In June 1965, the Department of Education and Science published “Circular 7/65: The Education of Immigrants” proposing a voluntary system of dispersal for immigrants—in particular Asian but also West Indian—children to ease their presumed language difficulties and lessen the impact of their foreign cultures on white children. In this moment the status of immigrant, already racialized, became inheritable as well. There was no conception that Black and Asian children born or living their entire lives in Britain would be native English speakers or British; their race made this an impossibility. Blackness became a marker of immigrant status and foreignness and Black youth, regardless of their citizenship status, were effectively kept out of accessing the same social privileges as their white peers from the 1960s onward. This reality is almost universally understood as the impetus for the 1981 Brixton riots, where Afro-Caribbean youth rebelled against frustrated educational and employment opportunities.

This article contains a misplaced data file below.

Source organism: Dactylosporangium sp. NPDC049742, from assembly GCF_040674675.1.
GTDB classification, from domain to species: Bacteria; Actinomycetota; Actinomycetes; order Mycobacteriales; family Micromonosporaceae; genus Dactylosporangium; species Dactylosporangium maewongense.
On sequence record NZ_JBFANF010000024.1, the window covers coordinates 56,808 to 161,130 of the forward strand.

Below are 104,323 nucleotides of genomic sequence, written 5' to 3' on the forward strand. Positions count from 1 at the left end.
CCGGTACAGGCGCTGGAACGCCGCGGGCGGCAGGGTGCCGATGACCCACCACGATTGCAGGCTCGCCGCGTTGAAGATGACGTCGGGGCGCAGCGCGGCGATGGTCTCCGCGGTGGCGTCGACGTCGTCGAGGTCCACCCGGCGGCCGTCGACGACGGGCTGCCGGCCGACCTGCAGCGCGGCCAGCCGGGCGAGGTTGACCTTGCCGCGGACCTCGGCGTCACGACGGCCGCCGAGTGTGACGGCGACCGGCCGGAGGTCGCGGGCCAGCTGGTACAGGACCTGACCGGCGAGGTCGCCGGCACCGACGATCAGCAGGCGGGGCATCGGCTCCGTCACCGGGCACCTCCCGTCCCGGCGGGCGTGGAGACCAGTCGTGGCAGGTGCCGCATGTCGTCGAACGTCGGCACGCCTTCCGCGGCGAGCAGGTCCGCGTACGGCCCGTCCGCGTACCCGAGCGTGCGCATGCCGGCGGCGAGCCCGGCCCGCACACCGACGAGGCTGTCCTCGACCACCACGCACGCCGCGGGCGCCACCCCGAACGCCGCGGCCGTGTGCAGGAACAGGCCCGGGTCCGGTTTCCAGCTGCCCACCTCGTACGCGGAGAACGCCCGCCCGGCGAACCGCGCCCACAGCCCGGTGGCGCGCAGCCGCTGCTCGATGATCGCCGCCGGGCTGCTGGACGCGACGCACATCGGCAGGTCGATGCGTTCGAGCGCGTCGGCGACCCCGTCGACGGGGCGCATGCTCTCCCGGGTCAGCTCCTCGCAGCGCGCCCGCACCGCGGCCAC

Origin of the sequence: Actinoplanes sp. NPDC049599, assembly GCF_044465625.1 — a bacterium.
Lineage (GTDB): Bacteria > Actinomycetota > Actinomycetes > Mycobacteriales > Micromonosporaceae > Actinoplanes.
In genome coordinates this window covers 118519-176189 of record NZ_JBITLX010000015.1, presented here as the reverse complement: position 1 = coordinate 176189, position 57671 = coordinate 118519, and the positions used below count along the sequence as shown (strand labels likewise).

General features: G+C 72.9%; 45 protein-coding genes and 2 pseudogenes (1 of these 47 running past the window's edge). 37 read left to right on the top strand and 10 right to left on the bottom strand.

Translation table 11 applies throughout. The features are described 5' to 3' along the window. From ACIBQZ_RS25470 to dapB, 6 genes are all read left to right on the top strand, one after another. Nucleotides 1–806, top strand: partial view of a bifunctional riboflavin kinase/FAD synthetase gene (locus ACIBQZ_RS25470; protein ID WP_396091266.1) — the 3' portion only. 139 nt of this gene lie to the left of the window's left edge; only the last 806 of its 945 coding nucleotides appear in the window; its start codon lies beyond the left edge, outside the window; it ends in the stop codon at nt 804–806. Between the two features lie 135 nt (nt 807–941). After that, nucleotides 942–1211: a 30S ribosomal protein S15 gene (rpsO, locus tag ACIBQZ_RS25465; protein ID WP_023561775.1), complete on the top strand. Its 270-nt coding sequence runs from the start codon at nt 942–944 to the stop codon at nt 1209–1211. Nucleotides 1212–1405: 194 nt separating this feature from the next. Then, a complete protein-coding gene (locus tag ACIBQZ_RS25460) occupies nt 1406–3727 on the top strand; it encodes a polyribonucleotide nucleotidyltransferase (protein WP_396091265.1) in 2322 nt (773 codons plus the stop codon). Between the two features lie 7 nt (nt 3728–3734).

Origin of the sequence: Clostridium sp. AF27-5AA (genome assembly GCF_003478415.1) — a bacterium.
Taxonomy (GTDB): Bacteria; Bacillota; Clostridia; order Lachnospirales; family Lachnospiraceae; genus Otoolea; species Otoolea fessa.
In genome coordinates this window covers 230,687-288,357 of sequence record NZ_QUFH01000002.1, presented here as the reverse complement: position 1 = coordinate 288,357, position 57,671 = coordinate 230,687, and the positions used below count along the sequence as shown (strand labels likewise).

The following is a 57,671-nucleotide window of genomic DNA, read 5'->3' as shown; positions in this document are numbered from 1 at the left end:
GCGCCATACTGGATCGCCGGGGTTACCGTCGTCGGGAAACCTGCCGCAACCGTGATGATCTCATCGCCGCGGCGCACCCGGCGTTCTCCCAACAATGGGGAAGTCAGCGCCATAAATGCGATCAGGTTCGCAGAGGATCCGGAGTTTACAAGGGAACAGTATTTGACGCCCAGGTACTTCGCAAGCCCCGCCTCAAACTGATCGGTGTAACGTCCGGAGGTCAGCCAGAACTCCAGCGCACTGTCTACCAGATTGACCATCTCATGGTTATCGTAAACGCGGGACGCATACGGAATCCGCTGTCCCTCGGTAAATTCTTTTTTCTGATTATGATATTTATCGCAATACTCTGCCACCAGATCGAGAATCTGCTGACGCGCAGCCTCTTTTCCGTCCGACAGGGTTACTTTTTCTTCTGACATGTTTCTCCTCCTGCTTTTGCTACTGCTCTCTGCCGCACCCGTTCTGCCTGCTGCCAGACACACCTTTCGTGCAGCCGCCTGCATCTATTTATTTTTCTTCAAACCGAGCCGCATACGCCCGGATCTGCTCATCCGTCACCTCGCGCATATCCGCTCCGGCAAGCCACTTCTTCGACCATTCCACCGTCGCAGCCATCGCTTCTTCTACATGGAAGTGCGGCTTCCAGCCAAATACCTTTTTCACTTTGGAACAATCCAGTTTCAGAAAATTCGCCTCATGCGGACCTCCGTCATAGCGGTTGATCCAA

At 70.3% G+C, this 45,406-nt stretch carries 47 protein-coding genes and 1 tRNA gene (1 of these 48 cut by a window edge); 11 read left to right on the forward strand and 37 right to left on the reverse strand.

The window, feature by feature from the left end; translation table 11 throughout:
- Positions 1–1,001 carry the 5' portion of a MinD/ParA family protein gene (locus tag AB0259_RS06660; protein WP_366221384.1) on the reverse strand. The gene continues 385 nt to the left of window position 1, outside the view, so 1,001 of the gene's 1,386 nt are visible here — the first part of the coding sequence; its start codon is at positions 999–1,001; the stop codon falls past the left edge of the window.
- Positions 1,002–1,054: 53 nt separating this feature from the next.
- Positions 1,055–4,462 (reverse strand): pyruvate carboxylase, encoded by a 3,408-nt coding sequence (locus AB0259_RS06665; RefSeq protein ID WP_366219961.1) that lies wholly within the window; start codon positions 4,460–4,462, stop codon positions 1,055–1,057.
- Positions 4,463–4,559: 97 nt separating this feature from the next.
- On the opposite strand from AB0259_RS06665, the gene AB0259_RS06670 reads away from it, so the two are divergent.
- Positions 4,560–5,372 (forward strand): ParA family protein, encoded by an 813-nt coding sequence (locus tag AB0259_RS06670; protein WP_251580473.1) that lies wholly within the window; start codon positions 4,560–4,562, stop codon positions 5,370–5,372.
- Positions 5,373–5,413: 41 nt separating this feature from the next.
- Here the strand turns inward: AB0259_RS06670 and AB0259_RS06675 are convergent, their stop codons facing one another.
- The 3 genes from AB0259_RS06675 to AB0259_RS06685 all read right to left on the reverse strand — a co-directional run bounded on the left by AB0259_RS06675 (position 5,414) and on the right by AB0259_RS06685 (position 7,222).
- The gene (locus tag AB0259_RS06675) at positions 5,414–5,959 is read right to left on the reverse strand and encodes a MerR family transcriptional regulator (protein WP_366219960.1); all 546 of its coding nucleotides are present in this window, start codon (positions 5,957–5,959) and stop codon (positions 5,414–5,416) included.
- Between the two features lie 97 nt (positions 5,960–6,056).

On its face, Lord Scarman’s report on the Brixton disorders was an earnest attempt to understand the reasons for Black youth rebellion in South London. The report listed areas of discontent which closely mirrored the grievances of the Windrush generation: lack of employment opportunities, police harassment, and limited access to educational attainment. Lord Scarman identified a variety of remedies such as youth employment schemes, police training and minority recruitment, even though these recommendations had been part of the race relations conversation for at least a decade. But the Scarman report also gestured toward the possibility for Black youth to become British in a way their parents could not, because “they (the second generation, whether born in this country or not) and the third generation which is now emerging share, for the most part, the aspirations and expectations of other British young people.”4 In fact, the door is opened for Black youth by reifying Windrush migrants’ exclusion, once again denying their historical and legal relationship with the former imperial metropole.